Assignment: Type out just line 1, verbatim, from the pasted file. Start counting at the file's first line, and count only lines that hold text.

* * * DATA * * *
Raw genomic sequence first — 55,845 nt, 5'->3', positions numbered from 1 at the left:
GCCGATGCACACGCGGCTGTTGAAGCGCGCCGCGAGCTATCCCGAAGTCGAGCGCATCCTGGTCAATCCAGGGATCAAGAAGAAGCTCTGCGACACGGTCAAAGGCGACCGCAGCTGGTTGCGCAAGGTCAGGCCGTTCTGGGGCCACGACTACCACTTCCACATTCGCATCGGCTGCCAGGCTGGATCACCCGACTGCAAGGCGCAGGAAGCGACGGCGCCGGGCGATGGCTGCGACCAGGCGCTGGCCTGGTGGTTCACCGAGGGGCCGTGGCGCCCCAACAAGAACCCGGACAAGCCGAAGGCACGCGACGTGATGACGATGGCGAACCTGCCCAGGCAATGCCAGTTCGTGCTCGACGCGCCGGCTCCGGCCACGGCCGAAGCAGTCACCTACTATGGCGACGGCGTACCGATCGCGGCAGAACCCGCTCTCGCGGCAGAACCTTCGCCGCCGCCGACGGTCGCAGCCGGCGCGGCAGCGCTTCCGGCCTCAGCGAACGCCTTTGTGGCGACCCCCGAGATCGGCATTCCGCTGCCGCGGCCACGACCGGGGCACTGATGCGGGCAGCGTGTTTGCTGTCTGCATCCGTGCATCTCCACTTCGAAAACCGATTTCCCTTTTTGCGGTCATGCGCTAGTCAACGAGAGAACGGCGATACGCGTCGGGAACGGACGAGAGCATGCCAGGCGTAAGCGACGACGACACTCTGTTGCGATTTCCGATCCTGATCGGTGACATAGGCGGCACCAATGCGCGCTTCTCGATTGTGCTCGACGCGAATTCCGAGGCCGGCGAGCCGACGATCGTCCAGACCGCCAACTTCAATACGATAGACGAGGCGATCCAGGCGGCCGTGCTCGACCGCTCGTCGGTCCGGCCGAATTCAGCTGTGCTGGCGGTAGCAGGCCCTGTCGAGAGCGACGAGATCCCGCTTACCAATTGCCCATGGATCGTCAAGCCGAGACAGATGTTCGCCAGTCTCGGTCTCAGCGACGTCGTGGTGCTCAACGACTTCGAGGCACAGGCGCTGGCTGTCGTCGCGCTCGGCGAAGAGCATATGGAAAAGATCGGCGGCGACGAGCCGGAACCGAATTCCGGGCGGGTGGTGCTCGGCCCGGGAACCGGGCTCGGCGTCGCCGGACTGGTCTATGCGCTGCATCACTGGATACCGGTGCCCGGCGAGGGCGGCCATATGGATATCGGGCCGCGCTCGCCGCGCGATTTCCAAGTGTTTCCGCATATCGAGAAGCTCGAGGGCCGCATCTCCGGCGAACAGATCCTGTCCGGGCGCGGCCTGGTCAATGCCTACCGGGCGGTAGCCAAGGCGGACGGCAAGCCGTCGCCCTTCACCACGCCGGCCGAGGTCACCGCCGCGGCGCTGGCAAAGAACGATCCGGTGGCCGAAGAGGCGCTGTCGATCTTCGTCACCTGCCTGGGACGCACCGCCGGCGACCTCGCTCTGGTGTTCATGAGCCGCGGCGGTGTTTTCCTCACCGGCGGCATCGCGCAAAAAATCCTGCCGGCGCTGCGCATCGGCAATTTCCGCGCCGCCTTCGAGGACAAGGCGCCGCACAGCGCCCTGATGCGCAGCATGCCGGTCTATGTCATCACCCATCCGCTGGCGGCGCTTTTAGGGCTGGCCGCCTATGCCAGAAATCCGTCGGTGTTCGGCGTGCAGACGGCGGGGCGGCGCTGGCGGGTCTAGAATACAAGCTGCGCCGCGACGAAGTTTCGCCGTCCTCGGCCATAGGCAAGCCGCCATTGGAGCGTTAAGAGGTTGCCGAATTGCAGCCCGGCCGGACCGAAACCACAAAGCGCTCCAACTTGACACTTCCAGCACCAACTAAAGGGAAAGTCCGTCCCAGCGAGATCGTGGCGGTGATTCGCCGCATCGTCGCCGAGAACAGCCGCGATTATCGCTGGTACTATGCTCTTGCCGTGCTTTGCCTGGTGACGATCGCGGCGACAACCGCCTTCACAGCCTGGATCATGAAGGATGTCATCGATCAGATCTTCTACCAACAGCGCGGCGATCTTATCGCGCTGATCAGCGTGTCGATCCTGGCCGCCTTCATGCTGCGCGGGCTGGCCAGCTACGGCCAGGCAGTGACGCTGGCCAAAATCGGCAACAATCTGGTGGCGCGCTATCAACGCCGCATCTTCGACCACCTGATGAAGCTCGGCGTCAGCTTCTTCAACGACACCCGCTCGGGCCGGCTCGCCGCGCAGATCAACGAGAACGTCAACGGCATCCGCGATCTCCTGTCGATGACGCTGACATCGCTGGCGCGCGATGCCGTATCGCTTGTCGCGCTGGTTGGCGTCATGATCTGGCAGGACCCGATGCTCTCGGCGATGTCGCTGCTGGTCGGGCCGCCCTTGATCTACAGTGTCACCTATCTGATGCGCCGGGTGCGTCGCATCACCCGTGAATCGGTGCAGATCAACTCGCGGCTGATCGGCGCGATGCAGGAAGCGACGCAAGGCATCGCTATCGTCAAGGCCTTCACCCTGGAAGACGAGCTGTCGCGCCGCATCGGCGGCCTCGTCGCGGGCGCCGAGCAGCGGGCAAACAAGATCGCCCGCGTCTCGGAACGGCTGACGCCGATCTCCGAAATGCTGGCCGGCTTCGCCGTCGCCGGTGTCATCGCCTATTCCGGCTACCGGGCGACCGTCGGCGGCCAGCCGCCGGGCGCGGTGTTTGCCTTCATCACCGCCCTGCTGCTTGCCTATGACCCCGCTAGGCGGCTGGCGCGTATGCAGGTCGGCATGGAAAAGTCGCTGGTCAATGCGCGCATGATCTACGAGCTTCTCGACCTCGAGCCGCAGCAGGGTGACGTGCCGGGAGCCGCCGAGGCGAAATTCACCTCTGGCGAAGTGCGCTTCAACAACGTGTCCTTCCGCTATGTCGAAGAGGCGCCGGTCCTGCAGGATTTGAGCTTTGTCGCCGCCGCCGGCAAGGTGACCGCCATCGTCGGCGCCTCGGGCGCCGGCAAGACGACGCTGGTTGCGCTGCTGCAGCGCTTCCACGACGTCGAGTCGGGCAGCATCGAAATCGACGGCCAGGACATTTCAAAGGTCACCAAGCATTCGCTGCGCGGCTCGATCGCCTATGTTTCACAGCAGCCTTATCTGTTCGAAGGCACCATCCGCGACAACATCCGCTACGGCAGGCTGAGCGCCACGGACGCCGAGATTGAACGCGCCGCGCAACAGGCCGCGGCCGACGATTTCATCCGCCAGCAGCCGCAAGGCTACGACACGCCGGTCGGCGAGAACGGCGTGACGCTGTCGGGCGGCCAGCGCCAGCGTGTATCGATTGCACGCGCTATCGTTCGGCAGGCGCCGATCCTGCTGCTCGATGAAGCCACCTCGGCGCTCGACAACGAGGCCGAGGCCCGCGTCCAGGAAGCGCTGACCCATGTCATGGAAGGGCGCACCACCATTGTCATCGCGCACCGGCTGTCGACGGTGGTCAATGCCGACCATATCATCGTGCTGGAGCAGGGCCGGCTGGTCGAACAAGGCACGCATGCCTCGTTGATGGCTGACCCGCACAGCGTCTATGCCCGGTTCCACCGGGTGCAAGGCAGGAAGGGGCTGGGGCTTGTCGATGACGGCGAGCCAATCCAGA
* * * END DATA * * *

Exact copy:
Raw genomic sequence first — 55,845 nt, 5'->3', positions numbered from 1 at the left: